In smaller cities like Saint John, communities rally around their talent in a kind of support like I've never seen. Fierce, loving, obliging & with things to offer. Loads of "I got you, bae" sentiment, etc. On Saturday, Jeneca's place was pretty much alll a bunch of that. O, I do love east coast disposition. It's something you notice and appreciate (extra) deep down in the pit of your belly after spending time without it. I feel like this city gets overlooked much too easily, and it's exciting to get in on its very distinct community vibe as I work and exist for the winter months. Also pretty glad I got to the event by midday or I'm sure my new third-eye neckpiece would've been pinched up..... o, pretty well-made things. My soft, sweet weakness...
I think of the growing market for handcrafted, artisan design and wonder how this affects creatives like Jeneca; those who choose to live and work outside of the major urban hubs. It's great for equilibrium, but does solidify how crucial it is for said creatives to be so extra savvy with things like online outreach, community efforts and commerce in general. Their market, their income, their livelihood depends on it, as there's no healthcare when you're your own business and sole employee; there's certainly no retirement plan. As we the consumers continue to step away from the big box brands in search of something more personal, the hustle for the working artist becomes more and more complex. A convo TBC.........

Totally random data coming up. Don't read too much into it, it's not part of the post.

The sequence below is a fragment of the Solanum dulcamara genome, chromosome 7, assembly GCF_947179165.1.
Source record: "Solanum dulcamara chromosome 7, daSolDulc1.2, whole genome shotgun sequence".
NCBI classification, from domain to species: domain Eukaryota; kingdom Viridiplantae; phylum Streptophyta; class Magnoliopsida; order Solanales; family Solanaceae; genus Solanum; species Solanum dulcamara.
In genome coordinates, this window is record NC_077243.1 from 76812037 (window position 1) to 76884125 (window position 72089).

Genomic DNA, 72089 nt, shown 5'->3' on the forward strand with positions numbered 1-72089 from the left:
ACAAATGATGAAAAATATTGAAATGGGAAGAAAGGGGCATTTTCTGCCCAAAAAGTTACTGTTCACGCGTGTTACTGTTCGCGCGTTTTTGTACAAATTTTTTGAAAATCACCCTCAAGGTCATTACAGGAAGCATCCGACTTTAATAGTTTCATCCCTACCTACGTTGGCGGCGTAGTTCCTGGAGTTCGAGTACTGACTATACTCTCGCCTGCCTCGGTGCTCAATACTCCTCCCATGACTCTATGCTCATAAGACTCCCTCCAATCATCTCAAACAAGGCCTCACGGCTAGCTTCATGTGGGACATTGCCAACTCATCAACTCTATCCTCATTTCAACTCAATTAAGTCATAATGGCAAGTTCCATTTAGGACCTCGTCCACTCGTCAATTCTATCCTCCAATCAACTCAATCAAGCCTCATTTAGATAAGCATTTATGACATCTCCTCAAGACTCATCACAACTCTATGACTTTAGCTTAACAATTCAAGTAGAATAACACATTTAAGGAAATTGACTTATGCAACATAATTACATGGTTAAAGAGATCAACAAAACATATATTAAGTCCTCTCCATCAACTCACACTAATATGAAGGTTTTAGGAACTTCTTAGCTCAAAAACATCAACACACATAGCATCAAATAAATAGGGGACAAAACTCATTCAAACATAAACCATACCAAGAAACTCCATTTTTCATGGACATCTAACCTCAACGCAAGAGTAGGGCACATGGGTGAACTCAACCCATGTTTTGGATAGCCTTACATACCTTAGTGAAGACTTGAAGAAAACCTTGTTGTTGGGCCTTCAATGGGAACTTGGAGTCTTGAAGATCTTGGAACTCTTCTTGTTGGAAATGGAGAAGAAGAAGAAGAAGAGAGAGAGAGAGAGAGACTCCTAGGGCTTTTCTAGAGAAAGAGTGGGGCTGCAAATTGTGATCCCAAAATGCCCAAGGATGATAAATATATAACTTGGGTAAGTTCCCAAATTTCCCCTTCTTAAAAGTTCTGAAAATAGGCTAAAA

S a r a h J o n e s
Just a few doors down from Jeneca is Sarah Jones. The fine artist took a day away from the canvas to serve up cider and ginger chocolate (Like I said, art snacks. Find some.) and chat with the people. Was hoping to get a few pats in with her pretty important pup, Pip, but alas, the cutie was not in attendance. Nice visuals and the gem artist herself were the equalizer...
Jones primarily explores with acrylics on canvas, sometimes incorporating found textiles. I always gravitate to mixed media things, and Sarah's embodiment of industrial landscapes was an instant connect for me. Her style is full of abstract expressionist vibes– edged colour-pops and unharnessed gridlines; floating geometrics for the build. It was all just sexy textures and the stark cool of Saint John realized. Pieces ranged from teeny 5 x 7 canvases to massive centerpieces to be hung above the fireplace.
If you're in the area, Sarah is doing a show with her sculptor pal Phil Savage on Dec. 6, where they'll both (individually) be interpreting things with wings. I need somemore and will certainly be reporting back. (hopefully with little more detailed chats with Sarah because she sure is a neat beet.)
The Dossier is a chance to delve further into the faces, places, builders and brands that make me flutter.
Something to share? Send me a note at hello @ lola-novella.com.